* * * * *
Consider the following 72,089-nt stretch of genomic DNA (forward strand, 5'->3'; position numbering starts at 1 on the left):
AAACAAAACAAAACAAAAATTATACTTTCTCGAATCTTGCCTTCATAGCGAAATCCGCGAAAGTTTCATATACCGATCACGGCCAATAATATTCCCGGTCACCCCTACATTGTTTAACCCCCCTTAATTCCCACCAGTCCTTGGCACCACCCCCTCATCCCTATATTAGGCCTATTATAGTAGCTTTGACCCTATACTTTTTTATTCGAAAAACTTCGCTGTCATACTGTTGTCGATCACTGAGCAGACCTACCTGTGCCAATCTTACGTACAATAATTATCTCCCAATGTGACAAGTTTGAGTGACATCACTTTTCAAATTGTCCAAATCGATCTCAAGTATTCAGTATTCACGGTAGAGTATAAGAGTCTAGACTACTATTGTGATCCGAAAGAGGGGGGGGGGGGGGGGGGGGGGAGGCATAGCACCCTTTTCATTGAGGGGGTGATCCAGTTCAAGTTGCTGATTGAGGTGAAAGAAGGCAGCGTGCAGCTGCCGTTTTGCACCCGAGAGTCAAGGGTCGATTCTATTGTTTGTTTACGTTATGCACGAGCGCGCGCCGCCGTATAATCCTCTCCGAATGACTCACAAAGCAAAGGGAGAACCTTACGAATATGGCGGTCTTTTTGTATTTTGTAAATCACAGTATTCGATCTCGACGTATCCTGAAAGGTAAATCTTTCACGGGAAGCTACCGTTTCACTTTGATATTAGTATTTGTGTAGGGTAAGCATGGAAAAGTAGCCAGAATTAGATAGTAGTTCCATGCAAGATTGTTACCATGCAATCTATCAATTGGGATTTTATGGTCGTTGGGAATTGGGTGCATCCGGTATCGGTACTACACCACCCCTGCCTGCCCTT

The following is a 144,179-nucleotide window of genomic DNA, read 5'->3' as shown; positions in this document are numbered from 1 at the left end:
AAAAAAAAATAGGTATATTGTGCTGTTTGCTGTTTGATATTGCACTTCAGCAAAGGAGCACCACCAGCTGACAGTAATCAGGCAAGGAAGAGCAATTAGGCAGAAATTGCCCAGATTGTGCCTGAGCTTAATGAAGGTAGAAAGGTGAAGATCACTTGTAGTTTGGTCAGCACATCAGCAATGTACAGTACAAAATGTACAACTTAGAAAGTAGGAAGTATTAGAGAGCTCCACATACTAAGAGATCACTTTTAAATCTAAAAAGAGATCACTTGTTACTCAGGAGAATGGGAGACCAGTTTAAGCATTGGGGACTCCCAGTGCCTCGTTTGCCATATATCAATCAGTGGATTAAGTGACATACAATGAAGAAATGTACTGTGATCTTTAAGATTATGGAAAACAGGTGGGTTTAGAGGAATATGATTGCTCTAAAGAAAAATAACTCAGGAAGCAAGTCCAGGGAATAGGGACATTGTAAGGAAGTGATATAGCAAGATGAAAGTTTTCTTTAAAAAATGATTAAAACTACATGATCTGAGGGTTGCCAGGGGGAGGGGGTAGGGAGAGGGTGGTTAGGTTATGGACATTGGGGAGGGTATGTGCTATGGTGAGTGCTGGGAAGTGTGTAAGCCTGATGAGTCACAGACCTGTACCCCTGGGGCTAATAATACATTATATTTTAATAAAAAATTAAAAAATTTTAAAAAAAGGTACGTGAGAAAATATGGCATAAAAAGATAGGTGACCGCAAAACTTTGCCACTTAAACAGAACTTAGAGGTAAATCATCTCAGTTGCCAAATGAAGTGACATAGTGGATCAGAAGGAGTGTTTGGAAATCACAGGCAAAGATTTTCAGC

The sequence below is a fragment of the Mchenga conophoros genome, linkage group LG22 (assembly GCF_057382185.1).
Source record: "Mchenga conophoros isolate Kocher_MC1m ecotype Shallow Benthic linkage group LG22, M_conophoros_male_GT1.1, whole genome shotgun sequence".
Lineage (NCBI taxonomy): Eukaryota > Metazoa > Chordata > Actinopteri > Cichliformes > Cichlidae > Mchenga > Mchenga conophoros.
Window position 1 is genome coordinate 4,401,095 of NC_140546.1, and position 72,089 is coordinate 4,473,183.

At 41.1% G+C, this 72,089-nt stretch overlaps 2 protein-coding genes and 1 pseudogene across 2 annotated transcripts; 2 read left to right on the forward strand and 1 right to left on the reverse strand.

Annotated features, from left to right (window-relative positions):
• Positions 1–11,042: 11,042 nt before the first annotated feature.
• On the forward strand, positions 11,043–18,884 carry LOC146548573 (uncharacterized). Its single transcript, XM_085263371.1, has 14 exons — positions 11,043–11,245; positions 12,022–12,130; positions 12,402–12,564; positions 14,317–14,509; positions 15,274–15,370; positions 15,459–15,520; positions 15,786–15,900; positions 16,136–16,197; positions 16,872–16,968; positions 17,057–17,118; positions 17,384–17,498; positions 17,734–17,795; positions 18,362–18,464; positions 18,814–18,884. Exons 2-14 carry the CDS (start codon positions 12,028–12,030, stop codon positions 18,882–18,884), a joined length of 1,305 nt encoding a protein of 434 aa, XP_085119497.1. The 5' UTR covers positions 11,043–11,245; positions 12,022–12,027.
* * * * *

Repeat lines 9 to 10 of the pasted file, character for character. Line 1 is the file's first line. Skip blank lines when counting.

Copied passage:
At 41.1% G+C, this 72,089-nt stretch overlaps 2 protein-coding genes and 1 pseudogene across 2 annotated transcripts; 2 read left to right on the forward strand and 1 right to left on the reverse strand.

Annotated features, from left to right (window-relative positions):